Dead Island: Riptide Review: A Flood of Repetitive Skull-Smashing
The 1970s saw the release of some of the greatest, most ridiculous zombie movies in the genre. George Romero’s Dawn of the Dead came out in 1978; Italian director Lucio Fulci’s Zombi 2 (known as Zombie here in the states) was released in 1979.
Both movies have a distinct low-budget feel, an emphasis on gore, goofy stories and goofier acting. Fulci’s work in particular, which often takes place on tropical islands suddenly beset by the undead, is a bastion of the best in B horror.
Dead Island: Riptide feels like a Fulci movie. That’s a good thing. Much more than its predecessor, Techland’s open-world zombie-smashing first-person maybe-RPG seems to be embracing its ridiculousness. The story is ripped straight from the annals of terrible horror scripts, little is expected from the badly animated characters and mostly decent voice-cast, and crushing skulls is the clear focus throughout. Even the game’s film-grain presentation in cutscenes reminds us that we’re in a world that’s channeling a very specific look and feel.
The trouble, however, is that Riptide, like its predecessor, is a one-note experience that seems to drag on forever. From start to finish, you’ll be smashing zombie heads almost exclusively, on quests that have you picking things up and running them back to base. The very end of the game is the same as the very beginning, with very little variation in between.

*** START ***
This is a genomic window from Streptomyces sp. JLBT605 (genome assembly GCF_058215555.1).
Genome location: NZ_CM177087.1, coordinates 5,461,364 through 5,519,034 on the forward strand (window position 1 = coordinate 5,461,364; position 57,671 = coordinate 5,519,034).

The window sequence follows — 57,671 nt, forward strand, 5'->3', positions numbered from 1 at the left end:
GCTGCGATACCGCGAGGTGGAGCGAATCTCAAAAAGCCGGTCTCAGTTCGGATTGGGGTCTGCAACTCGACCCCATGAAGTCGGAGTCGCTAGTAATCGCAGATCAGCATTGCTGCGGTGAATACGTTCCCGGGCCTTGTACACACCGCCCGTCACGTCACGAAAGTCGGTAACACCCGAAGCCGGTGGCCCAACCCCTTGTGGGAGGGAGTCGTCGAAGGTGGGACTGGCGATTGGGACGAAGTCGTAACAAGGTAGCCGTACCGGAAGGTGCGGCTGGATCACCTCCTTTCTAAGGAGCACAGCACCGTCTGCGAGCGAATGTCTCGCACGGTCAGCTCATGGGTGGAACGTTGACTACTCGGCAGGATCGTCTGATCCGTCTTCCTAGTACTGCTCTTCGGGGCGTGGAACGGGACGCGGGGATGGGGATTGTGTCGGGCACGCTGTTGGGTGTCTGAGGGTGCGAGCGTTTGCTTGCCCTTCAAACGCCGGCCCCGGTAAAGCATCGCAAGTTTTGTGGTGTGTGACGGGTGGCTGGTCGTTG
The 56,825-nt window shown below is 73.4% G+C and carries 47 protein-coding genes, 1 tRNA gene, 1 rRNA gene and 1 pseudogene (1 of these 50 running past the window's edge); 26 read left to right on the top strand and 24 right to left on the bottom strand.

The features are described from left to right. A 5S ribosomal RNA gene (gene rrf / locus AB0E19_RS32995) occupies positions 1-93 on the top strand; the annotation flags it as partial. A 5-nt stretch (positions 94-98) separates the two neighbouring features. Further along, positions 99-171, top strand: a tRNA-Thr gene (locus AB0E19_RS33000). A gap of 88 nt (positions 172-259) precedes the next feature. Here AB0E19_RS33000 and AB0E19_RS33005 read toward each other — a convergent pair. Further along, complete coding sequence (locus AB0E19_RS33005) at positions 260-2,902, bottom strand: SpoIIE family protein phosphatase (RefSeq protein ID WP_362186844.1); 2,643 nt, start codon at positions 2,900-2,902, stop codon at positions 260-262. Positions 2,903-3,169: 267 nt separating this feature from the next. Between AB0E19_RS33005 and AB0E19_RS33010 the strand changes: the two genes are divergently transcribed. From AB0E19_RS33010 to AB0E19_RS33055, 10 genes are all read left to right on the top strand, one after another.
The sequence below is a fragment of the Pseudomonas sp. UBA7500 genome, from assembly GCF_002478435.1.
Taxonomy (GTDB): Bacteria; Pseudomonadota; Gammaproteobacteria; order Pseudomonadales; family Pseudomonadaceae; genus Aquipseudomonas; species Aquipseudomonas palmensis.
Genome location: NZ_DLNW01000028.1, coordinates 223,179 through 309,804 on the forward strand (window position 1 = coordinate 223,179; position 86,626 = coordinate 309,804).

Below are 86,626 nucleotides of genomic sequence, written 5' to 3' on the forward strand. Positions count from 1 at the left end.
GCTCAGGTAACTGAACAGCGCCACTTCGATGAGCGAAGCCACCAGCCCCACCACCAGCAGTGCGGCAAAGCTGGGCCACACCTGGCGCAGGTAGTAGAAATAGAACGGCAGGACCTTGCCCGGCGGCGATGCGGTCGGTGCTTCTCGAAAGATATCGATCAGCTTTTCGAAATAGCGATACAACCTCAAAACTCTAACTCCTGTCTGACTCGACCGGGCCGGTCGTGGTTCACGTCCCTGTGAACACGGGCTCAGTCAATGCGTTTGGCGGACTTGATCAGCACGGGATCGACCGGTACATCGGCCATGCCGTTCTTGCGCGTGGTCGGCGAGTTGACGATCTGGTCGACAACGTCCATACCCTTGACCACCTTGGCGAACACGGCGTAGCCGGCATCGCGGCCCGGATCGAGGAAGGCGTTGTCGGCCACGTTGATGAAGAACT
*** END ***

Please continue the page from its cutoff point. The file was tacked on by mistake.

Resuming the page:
A zombie appears. Kick it with “E”, hit it with a bat, smash its skull.
Dead Island: Riptide
Platforms: PC (Reviewed), Xbox 360, Playstation 3
Publisher: Deep Silver
Released: April 23, 2013
Last time on Dead Island, players chose one of four characters and went on a series of fetch and escort quests across an absolutely huge tropical island, starting in a zombie-infested resort and stretching into the zombie-infested jungle, a zombie-infested town, a zombie-infested research complex and a zombie-infested prison. Fighting those zombies was done with all the blunt objects and pilfered firearms you could find, leading to some interesting moments in which players might scramble across a beach, grab a canoe paddle and turn to face an onslaught of 15 undead. I was not a fan of that game: Techland’s first Dead Island was enormous and had good ideas, but was overlarge, lacked any strong narrative drive, felt rushed and just mostly fell hard on the boring side of things. That fight scenario mentioned above was repeated across tens of hours of gameplay, and it never got more exciting than it was the first time.
Riptide improves a number of these issues. The game picks up exactly where the last ended, making it a straight sequel, and begins with a shipwreck that sends the characters from the last game to another island (Palanai, rather than the last game’s Banoi) where they again have to try to find an escape. From the outset, Riptide embraces its B-movie qualities, and without the unreasonable expectations set by the first game for an intriguing narrative or a more vicious horror setting, it’s easier to relax and enjoy the head-squashing.